Union Govt. on 3 July 2015 released the findings of Socio Economic & Caste Census 2011 (SECC 2011). This was the first socio-economic and caste census conducted in India since 1934. This huge data collection exercise was conducted by the Ministry of Rural Development.
Why SECC 2011 was conducted?
Commissioned by the United Progressive Alliance (UPA) in 2011, it was meant to canvass every Indian family, both in rural and urban India, and ask about their economic status so as to allow Central and State authorities to come up with a range of indicators of deprivation, permutations and combinations of which could be used by each authority to define a poor or deprived person.
How SECC was conducted?
Ministry of Rural Development commenced the Socio-Economic Caste Census-2011 on 29 June, 2011 through a comprehensive door to door enumeration across the country. SECC 2011 has three census components which were conducted by three separate authorities but under the overall coordination of Department of Rural Development in the Government of India. Census in Rural Area has been conducted by the Department of Rural Development (DoRD). Census in Urban areas is under the administrative jurisdiction of the Ministry of Housing and Urban Poverty Alleviation (MoHUPA). On the other hand Caste Census is under the administrative control of Ministry of Home Affairs: Registrar General of India (RGI) and Census Commissioner of India.
Key findings of SECC 2011 pertaining to country’s RURAL Populace
– Total Households in the Country (Rural plus Urban) – 24.39 Crore
– Total Rural Households – 17.91 Crore
– The average size of a rural Indian household is 4.93
– Uttar Pradesh has the largest rural household size in the country with 6.26 members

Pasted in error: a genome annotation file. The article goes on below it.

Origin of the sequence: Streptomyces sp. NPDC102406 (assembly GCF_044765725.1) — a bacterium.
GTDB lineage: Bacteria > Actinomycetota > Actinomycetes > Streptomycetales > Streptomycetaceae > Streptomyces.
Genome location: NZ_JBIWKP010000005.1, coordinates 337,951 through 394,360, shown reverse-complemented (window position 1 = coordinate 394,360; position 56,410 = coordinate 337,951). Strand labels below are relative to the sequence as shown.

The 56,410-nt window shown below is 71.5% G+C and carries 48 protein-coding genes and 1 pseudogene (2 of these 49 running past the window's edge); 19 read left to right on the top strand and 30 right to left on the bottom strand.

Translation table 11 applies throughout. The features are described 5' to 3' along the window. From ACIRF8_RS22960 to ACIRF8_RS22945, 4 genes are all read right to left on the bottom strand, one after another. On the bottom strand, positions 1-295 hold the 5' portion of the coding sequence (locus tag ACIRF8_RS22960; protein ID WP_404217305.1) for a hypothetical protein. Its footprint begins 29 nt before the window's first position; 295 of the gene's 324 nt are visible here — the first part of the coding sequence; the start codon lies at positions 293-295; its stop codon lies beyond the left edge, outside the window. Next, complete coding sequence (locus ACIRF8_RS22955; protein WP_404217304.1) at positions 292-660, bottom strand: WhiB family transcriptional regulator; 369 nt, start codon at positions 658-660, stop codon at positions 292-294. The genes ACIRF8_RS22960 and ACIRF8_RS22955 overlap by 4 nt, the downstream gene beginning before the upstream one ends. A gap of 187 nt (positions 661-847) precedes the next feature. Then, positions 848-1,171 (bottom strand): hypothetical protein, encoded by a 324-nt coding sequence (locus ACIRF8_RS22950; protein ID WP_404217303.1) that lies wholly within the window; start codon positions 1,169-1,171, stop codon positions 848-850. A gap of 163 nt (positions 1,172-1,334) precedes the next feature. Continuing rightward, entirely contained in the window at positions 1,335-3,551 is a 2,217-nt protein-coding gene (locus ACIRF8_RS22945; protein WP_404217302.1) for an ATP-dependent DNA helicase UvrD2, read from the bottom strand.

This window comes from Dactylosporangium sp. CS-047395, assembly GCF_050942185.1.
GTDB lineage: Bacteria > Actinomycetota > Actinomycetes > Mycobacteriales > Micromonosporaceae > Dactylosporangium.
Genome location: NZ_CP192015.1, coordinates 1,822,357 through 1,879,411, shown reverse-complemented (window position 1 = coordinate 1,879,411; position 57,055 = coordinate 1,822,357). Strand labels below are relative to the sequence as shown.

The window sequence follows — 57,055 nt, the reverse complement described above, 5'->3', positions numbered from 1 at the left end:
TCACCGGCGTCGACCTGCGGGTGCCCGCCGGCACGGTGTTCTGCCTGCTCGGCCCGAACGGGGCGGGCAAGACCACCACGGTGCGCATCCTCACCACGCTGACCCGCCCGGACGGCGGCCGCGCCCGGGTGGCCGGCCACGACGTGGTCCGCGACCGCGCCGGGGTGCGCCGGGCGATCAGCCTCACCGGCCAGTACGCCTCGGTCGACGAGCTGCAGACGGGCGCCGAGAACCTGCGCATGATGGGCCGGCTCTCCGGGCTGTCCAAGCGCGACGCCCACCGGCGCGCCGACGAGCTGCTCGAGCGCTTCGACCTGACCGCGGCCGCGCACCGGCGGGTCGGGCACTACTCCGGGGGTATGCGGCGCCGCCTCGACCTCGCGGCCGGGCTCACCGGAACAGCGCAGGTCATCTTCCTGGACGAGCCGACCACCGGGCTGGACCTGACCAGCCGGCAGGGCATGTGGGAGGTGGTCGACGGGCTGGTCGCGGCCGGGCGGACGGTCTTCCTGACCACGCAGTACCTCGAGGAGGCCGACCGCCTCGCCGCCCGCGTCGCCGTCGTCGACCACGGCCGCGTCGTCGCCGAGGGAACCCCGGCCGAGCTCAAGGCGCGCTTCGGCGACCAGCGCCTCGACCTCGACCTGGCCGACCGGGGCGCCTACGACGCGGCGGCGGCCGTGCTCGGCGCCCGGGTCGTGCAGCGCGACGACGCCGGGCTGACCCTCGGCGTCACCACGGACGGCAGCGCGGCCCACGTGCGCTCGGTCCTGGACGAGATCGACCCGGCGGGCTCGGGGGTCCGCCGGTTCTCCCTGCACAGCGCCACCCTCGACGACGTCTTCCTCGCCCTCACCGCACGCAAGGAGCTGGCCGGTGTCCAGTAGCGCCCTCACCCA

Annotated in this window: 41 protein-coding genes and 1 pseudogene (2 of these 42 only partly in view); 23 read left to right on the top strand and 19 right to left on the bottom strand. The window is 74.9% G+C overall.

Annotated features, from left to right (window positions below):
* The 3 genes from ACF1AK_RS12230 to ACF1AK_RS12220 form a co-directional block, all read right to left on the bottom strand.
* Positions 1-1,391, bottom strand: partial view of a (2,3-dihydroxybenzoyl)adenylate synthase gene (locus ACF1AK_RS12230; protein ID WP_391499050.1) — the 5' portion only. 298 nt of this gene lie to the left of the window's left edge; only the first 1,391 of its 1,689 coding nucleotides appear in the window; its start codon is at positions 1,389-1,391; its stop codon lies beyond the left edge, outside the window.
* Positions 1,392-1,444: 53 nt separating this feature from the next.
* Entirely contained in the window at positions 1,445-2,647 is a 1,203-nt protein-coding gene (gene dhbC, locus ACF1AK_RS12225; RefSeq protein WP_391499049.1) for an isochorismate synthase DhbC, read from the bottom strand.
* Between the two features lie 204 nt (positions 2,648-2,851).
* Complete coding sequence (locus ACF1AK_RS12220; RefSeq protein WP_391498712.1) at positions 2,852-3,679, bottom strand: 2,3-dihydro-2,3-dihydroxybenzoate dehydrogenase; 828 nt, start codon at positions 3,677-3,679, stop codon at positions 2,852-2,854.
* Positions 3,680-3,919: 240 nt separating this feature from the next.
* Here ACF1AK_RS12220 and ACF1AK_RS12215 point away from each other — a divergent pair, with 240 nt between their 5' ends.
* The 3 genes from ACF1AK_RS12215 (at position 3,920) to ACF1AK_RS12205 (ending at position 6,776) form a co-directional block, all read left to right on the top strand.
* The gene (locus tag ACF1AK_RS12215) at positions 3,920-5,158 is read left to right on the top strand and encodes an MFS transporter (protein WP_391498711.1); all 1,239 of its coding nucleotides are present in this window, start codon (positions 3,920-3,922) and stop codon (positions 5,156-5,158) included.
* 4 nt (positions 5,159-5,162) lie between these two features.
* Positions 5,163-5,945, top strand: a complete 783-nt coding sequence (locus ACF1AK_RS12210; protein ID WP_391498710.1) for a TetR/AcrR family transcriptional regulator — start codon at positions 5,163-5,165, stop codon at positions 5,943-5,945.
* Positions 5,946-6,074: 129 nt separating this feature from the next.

– Andhra Pradesh has the smallest rural household size in the country with 3.86 members
– Only 13% rural households in the country have a female head
– Kerala has the highest number of female heads in rural households – 26%
– Rajasthan has the smallest number of female heads in rural households – 9%
– Only 0.12% of the rural people of the country have been divorced
– Mizoram has the highest instance of rural divorces in the country – 1.08%
– 36% of rural Indians are illiterate
– Only 3.45% of rural Indians are graduates
– The highest proportion for rural graduates is in the National Capital Territory and Delhi, at 9.6%
– Only 10% rural households have someone with a salaried job
– 8% rural households earn Rs. 10,000 or more every month
– Nearly 19% of India’s rural population lacked at least one of seven socio-economic parameters used to estimate deprivation that include source of income, the presence of an able and literate adult and quality dwelling
– About 30% of rural households in the country are landless
– 23.5% of rural households have no literate adults above the age of 25
– Around 28% of rural households are without any phone
– Chhattisgarh has the largest rural population without any phones – 71%
– 68.35% of the rural households have mobiles as their only phone(s)